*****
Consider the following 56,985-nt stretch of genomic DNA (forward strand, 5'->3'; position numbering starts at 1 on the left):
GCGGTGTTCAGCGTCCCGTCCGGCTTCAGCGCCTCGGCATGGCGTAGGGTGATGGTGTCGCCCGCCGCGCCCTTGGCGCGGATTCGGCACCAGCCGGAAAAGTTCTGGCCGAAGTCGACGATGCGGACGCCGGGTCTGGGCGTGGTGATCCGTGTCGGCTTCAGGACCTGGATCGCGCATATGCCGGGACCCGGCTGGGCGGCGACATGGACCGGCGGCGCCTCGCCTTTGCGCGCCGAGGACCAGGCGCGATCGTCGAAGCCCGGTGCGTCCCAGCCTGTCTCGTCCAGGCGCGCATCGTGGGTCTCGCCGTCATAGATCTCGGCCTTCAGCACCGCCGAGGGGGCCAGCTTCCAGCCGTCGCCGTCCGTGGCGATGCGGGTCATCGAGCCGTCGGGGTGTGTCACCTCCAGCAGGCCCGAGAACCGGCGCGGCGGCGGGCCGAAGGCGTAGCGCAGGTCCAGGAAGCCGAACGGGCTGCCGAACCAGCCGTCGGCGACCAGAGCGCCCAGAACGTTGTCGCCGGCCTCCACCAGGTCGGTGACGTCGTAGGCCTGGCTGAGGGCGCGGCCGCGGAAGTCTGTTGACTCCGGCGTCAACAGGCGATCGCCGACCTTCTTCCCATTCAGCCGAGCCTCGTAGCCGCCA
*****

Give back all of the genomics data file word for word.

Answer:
Consider the following 56,985-nt stretch of genomic DNA (forward strand, 5'->3'; position numbering starts at 1 on the left):
GCGGTGTTCAGCGTCCCGTCCGGCTTCAGCGCCTCGGCATGGCGTAGGGTGATGGTGTCGCCCGCCGCGCCCTTGGCGCGGATTCGGCACCAGCCGGAAAAGTTCTGGCCGAAGTCGACGATGCGGACGCCGGGTCTGGGCGTGGTGATCCGTGTCGGCTTCAGGACCTGGATCGCGCATATGCCGGGACCCGGCTGGGCGGCGACATGGACCGGCGGCGCCTCGCCTTTGCGCGCCGAGGACCAGGCGCGATCGTCGAAGCCCGGTGCGTCCCAGCCTGTCTCGTCCAGGCGCGCATCGTGGGTCTCGCCGTCATAGATCTCGGCCTTCAGCACCGCCGAGGGGGCCAGCTTCCAGCCGTCGCCGTCCGTGGCGATGCGGGTCATCGAGCCGTCGGGGTGTGTCACCTCCAGCAGGCCCGAGAACCGGCGCGGCGGCGGGCCGAAGGCGTAGCGCAGGTCCAGGAAGCCGAACGGGCTGCCGAACCAGCCGTCGGCGACCAGAGCGCCCAGAACGTTGTCGCCGGCCTCCACCAGGTCGGTGACGTCGTAGGCCTGGCTGAGGGCGCGGCCGCGGAAGTCTGTTGACTCCGGCGTCAACAGGCGATCGCCGACCTTCTTCCCATTCAGCCGAGCCTCGTAGCCGCCA